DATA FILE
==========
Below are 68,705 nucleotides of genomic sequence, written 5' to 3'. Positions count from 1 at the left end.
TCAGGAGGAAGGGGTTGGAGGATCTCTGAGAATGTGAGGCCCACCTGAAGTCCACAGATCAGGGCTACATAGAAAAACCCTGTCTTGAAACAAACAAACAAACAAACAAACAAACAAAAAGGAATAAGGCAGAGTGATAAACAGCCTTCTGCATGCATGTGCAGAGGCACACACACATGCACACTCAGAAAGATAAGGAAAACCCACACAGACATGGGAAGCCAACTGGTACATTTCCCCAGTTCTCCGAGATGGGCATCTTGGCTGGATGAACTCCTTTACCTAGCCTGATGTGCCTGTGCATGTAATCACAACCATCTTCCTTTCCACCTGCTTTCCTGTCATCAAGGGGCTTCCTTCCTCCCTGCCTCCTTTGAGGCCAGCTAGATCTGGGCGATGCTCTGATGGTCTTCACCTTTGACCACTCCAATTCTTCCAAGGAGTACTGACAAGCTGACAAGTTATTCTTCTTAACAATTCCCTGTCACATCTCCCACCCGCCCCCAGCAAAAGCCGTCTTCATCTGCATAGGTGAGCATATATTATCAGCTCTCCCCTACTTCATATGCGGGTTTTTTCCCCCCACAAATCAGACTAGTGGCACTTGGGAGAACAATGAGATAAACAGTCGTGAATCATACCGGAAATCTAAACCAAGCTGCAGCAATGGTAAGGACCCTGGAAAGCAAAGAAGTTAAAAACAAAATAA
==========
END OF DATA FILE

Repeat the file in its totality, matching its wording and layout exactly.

Below are 68,705 nucleotides of genomic sequence, written 5' to 3'. Positions count from 1 at the left end.
TCAGGAGGAAGGGGTTGGAGGATCTCTGAGAATGTGAGGCCCACCTGAAGTCCACAGATCAGGGCTACATAGAAAAACCCTGTCTTGAAACAAACAAACAAACAAACAAACAAACAAAAAGGAATAAGGCAGAGTGATAAACAGCCTTCTGCATGCATGTGCAGAGGCACACACACATGCACACTCAGAAAGATAAGGAAAACCCACACAGACATGGGAAGCCAACTGGTACATTTCCCCAGTTCTCCGAGATGGGCATCTTGGCTGGATGAACTCCTTTACCTAGCCTGATGTGCCTGTGCATGTAATCACAACCATCTTCCTTTCCACCTGCTTTCCTGTCATCAAGGGGCTTCCTTCCTCCCTGCCTCCTTTGAGGCCAGCTAGATCTGGGCGATGCTCTGATGGTCTTCACCTTTGACCACTCCAATTCTTCCAAGGAGTACTGACAAGCTGACAAGTTATTCTTCTTAACAATTCCCTGTCACATCTCCCACCCGCCCCCAGCAAAAGCCGTCTTCATCTGCATAGGTGAGCATATATTATCAGCTCTCCCCTACTTCATATGCGGGTTTTTTCCCCCCACAAATCAGACTAGTGGCACTTGGGAGAACAATGAGATAAACAGTCGTGAATCATACCGGAAATCTAAACCAAGCTGCAGCAATGGTAAGGACCCTGGAAAGCAAAGAAGTTAAAAACAAAATAA